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Hardening High-speed Steels
We will now take up the matter of hardening high-speed steels...

Manganese
Manganese adds considerably to the tensile strength of steel,...

Annealing
ANNEALING can be done by heating to temperatures ranging from...

Quality And Structure
The quality of high-speed steel is dependent to a very great ...

Annealing Work
With the exception of several of the higher types of alloy s...

Leeds And Northrup Optical Pyrometer
The principles of this very popular method of measuring tempe...

Detrimental Elements
Sulphur and phosphorus are two elements known to be detrimen...

Steel Worked In Austenitic State
As a general rule steel should be worked when it is in the a...

The Modern Hardening Room
A hardening room of today means a very different place from ...

High-chromium Or Rust-proof Steel
High-chromium, or what is called stainless steel containing f...

Application To The Automotive Industry
The information given on the various parts of the Liberty eng...

Effect Of A Small Amount Of Copper In Medium-carbon Steel
This shows the result of tests by C. R. Hayward and A. B. Joh...

Carburizing Material
The simplest carburizing substance is charcoal. It is also th...

Chromium
Chromium when alloyed with steel, has the characteristic func...

Making Steel Balls
Steel balls are made from rods or coils according to size, st...

Fatigue Tests
It has been known for fifty years that a beam or rod would fa...

Process Of Carburizing
Carburizing imparts a shell of high-carbon content to a low-...

Flange Shields For Furnaces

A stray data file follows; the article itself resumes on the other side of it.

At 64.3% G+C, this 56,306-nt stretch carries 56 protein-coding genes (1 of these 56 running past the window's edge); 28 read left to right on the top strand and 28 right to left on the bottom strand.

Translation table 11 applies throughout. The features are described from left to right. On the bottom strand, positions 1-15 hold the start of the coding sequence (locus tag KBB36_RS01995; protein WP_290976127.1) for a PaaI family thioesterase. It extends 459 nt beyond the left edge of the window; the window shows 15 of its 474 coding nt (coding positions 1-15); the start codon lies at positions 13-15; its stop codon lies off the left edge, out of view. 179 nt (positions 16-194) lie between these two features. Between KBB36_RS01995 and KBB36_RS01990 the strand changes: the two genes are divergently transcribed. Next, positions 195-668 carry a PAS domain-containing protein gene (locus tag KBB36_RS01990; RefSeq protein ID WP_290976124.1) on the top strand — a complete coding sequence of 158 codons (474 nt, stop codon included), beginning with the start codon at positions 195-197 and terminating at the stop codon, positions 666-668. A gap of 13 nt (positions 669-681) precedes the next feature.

Such portable flame shields as the one illustrated in Fig. 1...

Carburizing By Gas
The process of carburizing by gas, briefly mentioned on page ...

The Quenching Tank
The quenching tank is an important feature of apparatus in c...



Annealing Work






Category: HEAT TREATMENT OF STEEL

With the exception of several of the higher types
of alloy steels, where the percentages of special elements run quite
high, which causes a slight air-hardening action, the carburizing
steels are soft enough for machining when air cooled from any
temperature, including the finishing temperature at the hammer.
This condition has led many drop-forge and manufacturing concerns
to consider annealing as an unnecessary operation and expense.
In many cases the drop forging has only been heated to a low
temperature, often just until the piece showed color, to relieve
the so-called hammer strains. While this has been only a compromise
it has been better than no reheating at all, although it has not
properly refined the grain, which is necessary for good machining
conditions.

Annealing is heating to a temperature slightly above the highest
critical point and cooling slowly either in the air or in the furnace.
Annealing is done to accomplish two purposes: (1) to relieve mechanical
strains and (2) to soften and produce a maximum refinement of grain.





Next: Process Of Carburizing

Previous: Heat Treatment Of Gear Blanks



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